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Can game theory prevent disease outbreaks?

Its often difficult for authorities to decide what to do when there’s a disease outbreak, sick people on a plane, or general vaccination procedures. For example, weighing the upfront cost of vaccination (financial, time, pain, possible immune system reaction) in comparison to the benefit (not getting sick) seems like a straight-forward decision. However, if everyone else is vaccinated and therefore will not get sick, why do you need to get a flu shot? If an entire population believes this, then no one would get a vaccination, and therefore it could increase the spread of a disease, such as the flu. This specific situation happened with the MMR (measles, mumps, and rubella) vaccination. After the vaccine was incorrectly linked to autism, the rates of vaccination dropped in developed countries. This in turn led to an increase of the disease, which resulted in serious deaths.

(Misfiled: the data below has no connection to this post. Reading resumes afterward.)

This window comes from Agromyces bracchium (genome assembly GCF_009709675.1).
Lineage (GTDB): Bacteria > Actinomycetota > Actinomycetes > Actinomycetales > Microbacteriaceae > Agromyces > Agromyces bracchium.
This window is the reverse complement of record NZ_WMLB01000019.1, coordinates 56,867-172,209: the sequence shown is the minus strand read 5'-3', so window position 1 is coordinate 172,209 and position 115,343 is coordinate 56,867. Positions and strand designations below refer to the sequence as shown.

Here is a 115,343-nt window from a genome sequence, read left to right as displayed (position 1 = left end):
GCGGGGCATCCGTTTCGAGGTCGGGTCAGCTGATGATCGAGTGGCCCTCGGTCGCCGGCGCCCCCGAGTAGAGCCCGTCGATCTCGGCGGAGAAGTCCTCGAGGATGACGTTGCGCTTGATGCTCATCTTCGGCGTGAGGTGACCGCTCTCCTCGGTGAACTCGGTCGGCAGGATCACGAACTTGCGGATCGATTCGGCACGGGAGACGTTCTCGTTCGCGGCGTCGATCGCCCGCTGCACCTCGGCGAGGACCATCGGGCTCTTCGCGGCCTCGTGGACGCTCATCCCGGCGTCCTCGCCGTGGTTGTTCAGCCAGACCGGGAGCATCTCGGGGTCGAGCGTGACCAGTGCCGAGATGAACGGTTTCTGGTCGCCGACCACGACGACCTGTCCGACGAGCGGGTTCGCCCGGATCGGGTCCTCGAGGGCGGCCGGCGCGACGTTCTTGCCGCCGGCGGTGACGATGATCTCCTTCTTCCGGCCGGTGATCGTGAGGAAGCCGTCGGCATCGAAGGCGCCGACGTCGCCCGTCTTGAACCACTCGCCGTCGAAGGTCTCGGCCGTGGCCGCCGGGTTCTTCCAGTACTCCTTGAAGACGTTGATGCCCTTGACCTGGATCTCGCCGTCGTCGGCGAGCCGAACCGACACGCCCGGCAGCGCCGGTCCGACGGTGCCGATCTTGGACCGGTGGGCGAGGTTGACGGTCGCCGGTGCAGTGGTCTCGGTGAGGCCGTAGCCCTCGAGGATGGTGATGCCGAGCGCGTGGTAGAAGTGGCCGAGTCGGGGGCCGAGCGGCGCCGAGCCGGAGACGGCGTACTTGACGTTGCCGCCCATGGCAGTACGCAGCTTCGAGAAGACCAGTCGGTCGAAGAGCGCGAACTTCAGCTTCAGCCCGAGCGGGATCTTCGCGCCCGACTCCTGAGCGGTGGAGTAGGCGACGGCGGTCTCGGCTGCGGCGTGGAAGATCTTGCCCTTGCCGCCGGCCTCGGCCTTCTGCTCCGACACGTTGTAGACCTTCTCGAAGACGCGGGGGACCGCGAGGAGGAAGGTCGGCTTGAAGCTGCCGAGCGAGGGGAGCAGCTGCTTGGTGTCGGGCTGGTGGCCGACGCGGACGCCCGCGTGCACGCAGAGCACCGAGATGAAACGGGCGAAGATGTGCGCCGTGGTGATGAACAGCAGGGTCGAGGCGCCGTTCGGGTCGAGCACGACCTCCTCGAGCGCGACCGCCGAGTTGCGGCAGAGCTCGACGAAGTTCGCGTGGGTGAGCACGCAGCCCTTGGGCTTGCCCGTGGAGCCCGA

In situations like these, game theory explains that the best strategy for a single person might conflict with the best strategy with the positive well-being of the whole group. The interaction between individuals will determine the risk of an outbreaks, in addition to how risk is perceived within the individual and the group.

Link: https://theconversation.com/game-theory-can-help-prevent-disease-outbreaks-102934

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